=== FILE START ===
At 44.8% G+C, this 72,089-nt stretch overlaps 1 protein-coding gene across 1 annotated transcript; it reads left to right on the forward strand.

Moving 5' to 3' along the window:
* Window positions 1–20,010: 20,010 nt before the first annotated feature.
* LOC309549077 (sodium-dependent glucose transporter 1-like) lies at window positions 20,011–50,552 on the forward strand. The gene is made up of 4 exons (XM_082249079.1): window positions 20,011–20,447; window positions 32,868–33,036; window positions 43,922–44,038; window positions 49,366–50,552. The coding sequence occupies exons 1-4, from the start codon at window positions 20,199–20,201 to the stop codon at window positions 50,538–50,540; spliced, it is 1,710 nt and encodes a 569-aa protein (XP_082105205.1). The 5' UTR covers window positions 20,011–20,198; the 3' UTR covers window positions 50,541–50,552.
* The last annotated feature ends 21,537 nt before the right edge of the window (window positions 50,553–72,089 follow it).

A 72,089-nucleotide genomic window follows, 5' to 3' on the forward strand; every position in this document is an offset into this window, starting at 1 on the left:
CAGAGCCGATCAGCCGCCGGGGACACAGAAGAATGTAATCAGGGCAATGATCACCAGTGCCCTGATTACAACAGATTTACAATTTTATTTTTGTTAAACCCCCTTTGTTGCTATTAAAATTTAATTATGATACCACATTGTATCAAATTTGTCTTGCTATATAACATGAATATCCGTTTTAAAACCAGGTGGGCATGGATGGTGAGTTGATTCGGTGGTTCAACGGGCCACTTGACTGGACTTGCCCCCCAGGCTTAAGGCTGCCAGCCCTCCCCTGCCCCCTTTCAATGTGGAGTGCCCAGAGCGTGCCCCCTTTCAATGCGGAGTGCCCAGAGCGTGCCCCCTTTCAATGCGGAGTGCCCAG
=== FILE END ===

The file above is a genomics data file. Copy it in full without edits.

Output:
At 44.8% G+C, this 72,089-nt stretch overlaps 1 protein-coding gene across 1 annotated transcript; it reads left to right on the forward strand.

Moving 5' to 3' along the window:
* Window positions 1–20,010: 20,010 nt before the first annotated feature.
* LOC309549077 (sodium-dependent glucose transporter 1-like) lies at window positions 20,011–50,552 on the forward strand. The gene is made up of 4 exons (XM_082249079.1): window positions 20,011–20,447; window positions 32,868–33,036; window positions 43,922–44,038; window positions 49,366–50,552. The coding sequence occupies exons 1-4, from the start codon at window positions 20,199–20,201 to the stop codon at window positions 50,538–50,540; spliced, it is 1,710 nt and encodes a 569-aa protein (XP_082105205.1). The 5' UTR covers window positions 20,011–20,198; the 3' UTR covers window positions 50,541–50,552.
* The last annotated feature ends 21,537 nt before the right edge of the window (window positions 50,553–72,089 follow it).

A 72,089-nucleotide genomic window follows, 5' to 3' on the forward strand; every position in this document is an offset into this window, starting at 1 on the left:
CAGAGCCGATCAGCCGCCGGGGACACAGAAGAATGTAATCAGGGCAATGATCACCAGTGCCCTGATTACAACAGATTTACAATTTTATTTTTGTTAAACCCCCTTTGTTGCTATTAAAATTTAATTATGATACCACATTGTATCAAATTTGTCTTGCTATATAACATGAATATCCGTTTTAAAACCAGGTGGGCATGGATGGTGAGTTGATTCGGTGGTTCAACGGGCCACTTGACTGGACTTGCCCCCCAGGCTTAAGGCTGCCAGCCCTCCCCTGCCCCCTTTCAATGTGGAGTGCCCAGAGCGTGCCCCCTTTCAATGCGGAGTGCCCAGAGCGTGCCCCCTTTCAATGCGGAGTGCCCAG